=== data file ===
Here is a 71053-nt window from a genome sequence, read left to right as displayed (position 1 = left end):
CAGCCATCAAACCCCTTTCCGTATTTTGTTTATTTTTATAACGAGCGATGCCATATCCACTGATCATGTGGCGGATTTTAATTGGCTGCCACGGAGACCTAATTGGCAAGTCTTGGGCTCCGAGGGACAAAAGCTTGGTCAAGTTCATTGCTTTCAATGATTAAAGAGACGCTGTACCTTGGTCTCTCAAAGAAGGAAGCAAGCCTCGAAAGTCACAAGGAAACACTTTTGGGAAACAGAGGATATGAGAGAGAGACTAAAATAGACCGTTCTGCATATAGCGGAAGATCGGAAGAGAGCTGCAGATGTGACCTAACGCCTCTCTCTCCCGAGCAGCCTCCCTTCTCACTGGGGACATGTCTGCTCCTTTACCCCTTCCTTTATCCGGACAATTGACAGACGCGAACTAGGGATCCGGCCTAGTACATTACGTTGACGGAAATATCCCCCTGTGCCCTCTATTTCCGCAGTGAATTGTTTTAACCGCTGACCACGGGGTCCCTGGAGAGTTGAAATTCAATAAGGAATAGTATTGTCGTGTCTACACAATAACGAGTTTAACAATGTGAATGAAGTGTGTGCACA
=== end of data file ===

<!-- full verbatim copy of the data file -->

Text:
Here is a 71053-nt window from a genome sequence, read left to right as displayed (position 1 = left end):
CAGCCATCAAACCCCTTTCCGTATTTTGTTTATTTTTATAACGAGCGATGCCATATCCACTGATCATGTGGCGGATTTTAATTGGCTGCCACGGAGACCTAATTGGCAAGTCTTGGGCTCCGAGGGACAAAAGCTTGGTCAAGTTCATTGCTTTCAATGATTAAAGAGACGCTGTACCTTGGTCTCTCAAAGAAGGAAGCAAGCCTCGAAAGTCACAAGGAAACACTTTTGGGAAACAGAGGATATGAGAGAGAGACTAAAATAGACCGTTCTGCATATAGCGGAAGATCGGAAGAGAGCTGCAGATGTGACCTAACGCCTCTCTCTCCCGAGCAGCCTCCCTTCTCACTGGGGACATGTCTGCTCCTTTACCCCTTCCTTTATCCGGACAATTGACAGACGCGAACTAGGGATCCGGCCTAGTACATTACGTTGACGGAAATATCCCCCTGTGCCCTCTATTTCCGCAGTGAATTGTTTTAACCGCTGACCACGGGGTCCCTGGAGAGTTGAAATTCAATAAGGAATAGTATTGTCGTGTCTACACAATAACGAGTTTAACAATGTGAATGAAGTGTGTGCACA